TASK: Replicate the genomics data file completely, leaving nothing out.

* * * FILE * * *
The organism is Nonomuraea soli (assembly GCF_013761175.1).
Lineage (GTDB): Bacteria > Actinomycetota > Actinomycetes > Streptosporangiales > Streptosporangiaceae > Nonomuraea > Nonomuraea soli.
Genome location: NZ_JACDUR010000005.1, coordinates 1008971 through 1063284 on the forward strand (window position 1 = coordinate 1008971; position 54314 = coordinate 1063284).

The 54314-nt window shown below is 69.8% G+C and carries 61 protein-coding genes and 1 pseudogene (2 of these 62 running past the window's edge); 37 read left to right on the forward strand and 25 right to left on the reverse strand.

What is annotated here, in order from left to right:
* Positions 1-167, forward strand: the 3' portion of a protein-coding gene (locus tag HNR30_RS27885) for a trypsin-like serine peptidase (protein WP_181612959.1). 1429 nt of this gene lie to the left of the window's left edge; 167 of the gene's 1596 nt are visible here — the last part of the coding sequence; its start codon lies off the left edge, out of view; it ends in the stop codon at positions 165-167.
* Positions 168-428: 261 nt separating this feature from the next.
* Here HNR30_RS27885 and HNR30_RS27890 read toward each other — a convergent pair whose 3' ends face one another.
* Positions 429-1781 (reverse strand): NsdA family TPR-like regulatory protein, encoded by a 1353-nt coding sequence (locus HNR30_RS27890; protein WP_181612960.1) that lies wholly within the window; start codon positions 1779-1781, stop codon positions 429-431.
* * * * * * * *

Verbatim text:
The organism is Nonomuraea soli (assembly GCF_013761175.1).
Lineage (GTDB): Bacteria > Actinomycetota > Actinomycetes > Streptosporangiales > Streptosporangiaceae > Nonomuraea > Nonomuraea soli.
Genome location: NZ_JACDUR010000005.1, coordinates 1008971 through 1063284 on the forward strand (window position 1 = coordinate 1008971; position 54314 = coordinate 1063284).

The 54314-nt window shown below is 69.8% G+C and carries 61 protein-coding genes and 1 pseudogene (2 of these 62 running past the window's edge); 37 read left to right on the forward strand and 25 right to left on the reverse strand.

What is annotated here, in order from left to right:
* Positions 1-167, forward strand: the 3' portion of a protein-coding gene (locus tag HNR30_RS27885) for a trypsin-like serine peptidase (protein WP_181612959.1). 1429 nt of this gene lie to the left of the window's left edge; 167 of the gene's 1596 nt are visible here — the last part of the coding sequence; its start codon lies off the left edge, out of view; it ends in the stop codon at positions 165-167.
* Positions 168-428: 261 nt separating this feature from the next.
* Here HNR30_RS27885 and HNR30_RS27890 read toward each other — a convergent pair whose 3' ends face one another.
* Positions 429-1781 (reverse strand): NsdA family TPR-like regulatory protein, encoded by a 1353-nt coding sequence (locus HNR30_RS27890; protein WP_181612960.1) that lies wholly within the window; start codon positions 1779-1781, stop codon positions 429-431.